Palestinian Authority President Mahmoud Abbas is refusing demands from the White House to stop incitement over the Temple Mount and call for an end to protests, Haaretz reported Thursday.
U.S. officials urged the PA to de-escalate tensions, citing Israeli efforts to defuse the situation in the wake of a July 14 terror attack at the Temple Mount that killed two Israeli police officers, an anonymous source told the paper. In the face of continued Palestinian protests, Israel removed the metal detectors and security cameras it placed at the entrance to the complex.
A senior Palestinian official told Haaretz “that there have been attempts to calm tensions and prevent an escalation over the past two days, but the Palestinians decided to continue with their protest.”
The official added that Abbas refused to meet with U.S. envoy Jason Greenblatt, who traveled to the Middle East in an effort to de-escalate tensions over the Temple Mount.
The head of the Waqf—the Jordan-based Islamic trust that administers the Temple Mount—called on Muslims to boycott the holy site as long as the security measures remained in place.
Later Thursday, Abbas and the Grand Mufti of Jerusalem announced that the boycott of the Temple Mount was over and encouraged Muslims to return to the site, claiming victory for having the security measures removed. Abbas has not been clear on whether he was restoring security coordination with Israel, which he had broken off in protest of the security measures.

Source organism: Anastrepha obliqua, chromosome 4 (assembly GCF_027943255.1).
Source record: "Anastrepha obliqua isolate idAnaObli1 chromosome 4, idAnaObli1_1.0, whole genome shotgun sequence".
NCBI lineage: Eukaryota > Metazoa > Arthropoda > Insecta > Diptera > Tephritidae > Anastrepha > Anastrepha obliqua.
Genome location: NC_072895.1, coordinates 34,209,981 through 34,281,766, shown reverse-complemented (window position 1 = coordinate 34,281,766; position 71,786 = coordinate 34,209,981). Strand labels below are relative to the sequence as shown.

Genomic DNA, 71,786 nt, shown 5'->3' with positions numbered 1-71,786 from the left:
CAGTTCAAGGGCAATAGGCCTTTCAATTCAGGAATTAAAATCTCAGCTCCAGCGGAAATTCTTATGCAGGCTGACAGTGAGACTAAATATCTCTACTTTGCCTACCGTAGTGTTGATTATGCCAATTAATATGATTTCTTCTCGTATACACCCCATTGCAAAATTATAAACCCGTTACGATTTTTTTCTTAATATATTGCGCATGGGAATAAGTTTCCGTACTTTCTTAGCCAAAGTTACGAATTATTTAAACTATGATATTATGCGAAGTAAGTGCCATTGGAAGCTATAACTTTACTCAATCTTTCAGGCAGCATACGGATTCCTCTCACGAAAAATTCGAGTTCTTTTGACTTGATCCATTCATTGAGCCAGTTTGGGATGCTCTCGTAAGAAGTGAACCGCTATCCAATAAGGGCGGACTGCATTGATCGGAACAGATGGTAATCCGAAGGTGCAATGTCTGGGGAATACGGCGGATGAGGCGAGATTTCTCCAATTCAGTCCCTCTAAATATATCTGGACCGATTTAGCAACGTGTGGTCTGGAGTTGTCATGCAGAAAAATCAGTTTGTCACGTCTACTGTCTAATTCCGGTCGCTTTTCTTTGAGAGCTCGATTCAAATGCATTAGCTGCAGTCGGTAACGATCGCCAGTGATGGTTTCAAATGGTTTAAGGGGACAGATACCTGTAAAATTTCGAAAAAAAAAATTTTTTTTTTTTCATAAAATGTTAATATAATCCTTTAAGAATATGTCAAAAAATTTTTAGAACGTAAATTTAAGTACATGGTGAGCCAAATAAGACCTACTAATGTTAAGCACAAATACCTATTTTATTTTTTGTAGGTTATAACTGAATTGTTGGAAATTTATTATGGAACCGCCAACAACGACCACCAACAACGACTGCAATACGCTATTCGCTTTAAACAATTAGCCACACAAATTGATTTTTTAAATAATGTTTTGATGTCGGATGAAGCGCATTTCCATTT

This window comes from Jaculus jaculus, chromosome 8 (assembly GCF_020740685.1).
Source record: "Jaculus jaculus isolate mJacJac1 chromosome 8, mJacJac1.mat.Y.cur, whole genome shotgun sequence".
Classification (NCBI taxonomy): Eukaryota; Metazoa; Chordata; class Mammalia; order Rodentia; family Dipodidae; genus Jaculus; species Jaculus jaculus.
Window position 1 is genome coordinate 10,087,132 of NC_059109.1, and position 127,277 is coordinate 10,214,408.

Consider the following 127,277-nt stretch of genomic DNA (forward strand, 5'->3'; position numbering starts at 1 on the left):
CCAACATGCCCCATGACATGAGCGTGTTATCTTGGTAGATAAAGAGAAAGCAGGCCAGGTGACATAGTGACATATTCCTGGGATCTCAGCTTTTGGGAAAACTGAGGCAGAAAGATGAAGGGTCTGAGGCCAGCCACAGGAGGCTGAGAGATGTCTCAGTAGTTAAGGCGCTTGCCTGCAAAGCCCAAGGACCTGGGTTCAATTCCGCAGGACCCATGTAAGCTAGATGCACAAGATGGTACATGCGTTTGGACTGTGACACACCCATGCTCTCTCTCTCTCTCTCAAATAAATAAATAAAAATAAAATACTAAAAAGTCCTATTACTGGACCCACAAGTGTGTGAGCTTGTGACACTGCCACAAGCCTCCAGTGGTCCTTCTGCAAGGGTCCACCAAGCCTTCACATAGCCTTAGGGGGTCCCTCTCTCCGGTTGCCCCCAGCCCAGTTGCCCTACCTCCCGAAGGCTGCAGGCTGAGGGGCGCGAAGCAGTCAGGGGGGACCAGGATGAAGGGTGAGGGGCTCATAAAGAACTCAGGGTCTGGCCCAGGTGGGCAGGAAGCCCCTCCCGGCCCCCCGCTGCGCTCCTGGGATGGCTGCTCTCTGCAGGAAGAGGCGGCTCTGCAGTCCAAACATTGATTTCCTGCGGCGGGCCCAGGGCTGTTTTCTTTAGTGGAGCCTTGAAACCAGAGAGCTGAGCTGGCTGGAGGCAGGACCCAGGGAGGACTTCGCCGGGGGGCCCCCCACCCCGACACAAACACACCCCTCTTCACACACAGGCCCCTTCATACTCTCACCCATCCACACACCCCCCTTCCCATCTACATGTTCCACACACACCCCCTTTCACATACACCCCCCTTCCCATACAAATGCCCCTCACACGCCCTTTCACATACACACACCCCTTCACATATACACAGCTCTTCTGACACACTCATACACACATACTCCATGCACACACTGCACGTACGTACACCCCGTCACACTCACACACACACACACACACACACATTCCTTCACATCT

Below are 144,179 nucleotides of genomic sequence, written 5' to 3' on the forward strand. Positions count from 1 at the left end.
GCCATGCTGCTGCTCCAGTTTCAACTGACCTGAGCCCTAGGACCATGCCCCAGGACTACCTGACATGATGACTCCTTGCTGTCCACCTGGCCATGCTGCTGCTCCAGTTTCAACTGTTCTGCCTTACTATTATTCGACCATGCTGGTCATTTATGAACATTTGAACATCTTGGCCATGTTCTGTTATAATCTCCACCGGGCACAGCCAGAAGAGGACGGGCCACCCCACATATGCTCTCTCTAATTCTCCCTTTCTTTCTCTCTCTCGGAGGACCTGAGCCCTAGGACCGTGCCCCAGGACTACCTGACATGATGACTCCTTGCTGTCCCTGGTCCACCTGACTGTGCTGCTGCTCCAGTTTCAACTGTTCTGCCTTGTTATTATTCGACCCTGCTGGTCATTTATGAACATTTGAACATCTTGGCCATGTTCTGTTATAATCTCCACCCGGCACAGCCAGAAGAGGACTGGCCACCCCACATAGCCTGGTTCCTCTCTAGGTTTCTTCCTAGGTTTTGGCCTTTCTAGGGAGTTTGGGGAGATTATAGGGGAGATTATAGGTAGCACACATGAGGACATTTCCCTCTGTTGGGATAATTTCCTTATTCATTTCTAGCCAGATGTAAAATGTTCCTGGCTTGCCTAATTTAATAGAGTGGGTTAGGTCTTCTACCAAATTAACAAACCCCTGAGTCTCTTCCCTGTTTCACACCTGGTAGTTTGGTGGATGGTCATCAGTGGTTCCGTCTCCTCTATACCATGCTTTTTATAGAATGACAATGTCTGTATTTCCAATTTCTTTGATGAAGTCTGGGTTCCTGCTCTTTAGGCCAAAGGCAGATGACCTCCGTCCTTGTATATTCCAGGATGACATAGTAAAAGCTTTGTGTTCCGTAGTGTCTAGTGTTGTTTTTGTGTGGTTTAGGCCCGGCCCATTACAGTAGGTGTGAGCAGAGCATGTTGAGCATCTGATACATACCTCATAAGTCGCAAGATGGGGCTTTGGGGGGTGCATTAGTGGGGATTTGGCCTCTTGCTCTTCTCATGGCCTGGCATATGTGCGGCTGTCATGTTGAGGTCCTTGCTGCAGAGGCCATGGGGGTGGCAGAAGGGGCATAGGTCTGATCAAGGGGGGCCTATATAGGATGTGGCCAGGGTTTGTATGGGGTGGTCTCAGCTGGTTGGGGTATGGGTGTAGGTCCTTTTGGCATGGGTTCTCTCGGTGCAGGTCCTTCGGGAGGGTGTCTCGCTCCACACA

Clashes erupted at the holy site on Thursday, with The Times of Israel reporting that 46 people were injured as Muslim worshipers pelted police officers with rocks and raised Palestinian flags near the al-Aqsa Mosque, which Israeli police said were removed.
Clashes erupt between Israeli police and Palestinian stone-throwers at the reopened Temple Mount. pic.twitter.com/pWU47OwU1G
— United With Israel (@UniteWithIsrael) July 27, 2017
Last week, the White House released a statement supporting Israel concern to find “a solution that assures public safety and the security of the site.” A subsequent White House statement released earlier this week praised “the efforts of Israel to maintain security while reducing tensions in the region.”
After meeting with U.S. officials last month, Abbas refused their request to stop paying generous salaries to terrorists. In May, an adviser to Abbas called the U.S. request to end payments to terrorists “insane.”
When Abbas visited Washington earlier that month, Trump told the Palestinian president that there would be “no lasting peace”with Israel “unless the Palestinian leaders speak in a unified voice against incitement to violence.”